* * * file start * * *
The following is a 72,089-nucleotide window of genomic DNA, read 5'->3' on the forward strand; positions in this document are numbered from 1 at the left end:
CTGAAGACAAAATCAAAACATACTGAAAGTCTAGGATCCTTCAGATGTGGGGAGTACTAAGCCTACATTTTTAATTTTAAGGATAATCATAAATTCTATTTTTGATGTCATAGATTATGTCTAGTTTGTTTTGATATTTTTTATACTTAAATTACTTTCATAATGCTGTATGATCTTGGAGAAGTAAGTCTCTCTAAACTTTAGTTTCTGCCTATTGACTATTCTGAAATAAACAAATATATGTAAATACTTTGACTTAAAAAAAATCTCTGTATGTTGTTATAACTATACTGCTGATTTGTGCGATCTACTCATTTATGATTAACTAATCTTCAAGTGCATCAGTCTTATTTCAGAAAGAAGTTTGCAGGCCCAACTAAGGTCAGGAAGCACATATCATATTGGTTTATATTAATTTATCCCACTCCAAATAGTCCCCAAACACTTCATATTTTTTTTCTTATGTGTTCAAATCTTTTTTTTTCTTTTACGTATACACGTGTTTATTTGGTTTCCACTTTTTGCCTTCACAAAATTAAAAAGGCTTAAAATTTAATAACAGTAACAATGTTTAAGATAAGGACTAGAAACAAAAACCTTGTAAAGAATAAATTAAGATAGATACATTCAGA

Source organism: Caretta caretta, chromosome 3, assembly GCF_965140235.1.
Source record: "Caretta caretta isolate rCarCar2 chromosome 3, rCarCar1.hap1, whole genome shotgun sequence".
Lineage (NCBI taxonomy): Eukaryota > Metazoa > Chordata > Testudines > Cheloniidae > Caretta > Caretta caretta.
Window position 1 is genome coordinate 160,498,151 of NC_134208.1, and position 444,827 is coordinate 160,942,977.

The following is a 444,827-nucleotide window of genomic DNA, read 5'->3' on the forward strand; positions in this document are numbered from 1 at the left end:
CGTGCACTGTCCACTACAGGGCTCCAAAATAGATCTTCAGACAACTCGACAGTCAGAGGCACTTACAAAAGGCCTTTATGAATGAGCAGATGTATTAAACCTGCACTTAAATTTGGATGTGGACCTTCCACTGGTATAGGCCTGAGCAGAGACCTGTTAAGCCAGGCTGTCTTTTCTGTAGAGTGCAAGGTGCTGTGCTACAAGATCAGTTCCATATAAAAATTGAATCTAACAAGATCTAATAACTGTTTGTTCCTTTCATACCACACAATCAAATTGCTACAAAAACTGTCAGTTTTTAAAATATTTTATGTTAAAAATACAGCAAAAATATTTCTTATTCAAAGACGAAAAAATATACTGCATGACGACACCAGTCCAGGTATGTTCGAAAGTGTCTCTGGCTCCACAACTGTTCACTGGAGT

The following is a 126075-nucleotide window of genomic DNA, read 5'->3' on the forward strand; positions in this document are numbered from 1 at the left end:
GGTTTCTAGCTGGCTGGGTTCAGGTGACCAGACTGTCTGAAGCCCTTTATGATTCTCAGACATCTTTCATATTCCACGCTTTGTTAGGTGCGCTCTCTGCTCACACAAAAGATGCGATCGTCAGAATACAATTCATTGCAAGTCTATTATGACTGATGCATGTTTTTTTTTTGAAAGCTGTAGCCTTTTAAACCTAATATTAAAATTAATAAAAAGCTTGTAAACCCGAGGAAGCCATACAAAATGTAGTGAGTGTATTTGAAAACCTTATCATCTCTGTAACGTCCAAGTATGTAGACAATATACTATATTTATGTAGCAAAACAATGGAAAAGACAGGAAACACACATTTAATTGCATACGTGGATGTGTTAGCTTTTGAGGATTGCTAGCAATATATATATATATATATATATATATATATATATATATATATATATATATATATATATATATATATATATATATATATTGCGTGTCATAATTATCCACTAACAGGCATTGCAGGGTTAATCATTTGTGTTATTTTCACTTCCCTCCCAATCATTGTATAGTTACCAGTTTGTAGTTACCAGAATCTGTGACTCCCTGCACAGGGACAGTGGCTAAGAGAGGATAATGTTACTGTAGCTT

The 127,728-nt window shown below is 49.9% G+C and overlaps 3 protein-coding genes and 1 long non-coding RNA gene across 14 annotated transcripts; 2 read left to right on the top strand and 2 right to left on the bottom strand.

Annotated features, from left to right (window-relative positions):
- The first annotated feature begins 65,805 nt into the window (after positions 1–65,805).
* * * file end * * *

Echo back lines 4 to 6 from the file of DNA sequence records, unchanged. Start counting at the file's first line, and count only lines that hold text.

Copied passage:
Source record: "Caretta caretta isolate rCarCar2 chromosome 3, rCarCar1.hap1, whole genome shotgun sequence".
Lineage (NCBI taxonomy): Eukaryota > Metazoa > Chordata > Testudines > Cheloniidae > Caretta > Caretta caretta.
Window position 1 is genome coordinate 160,498,151 of NC_134208.1, and position 444,827 is coordinate 160,942,977.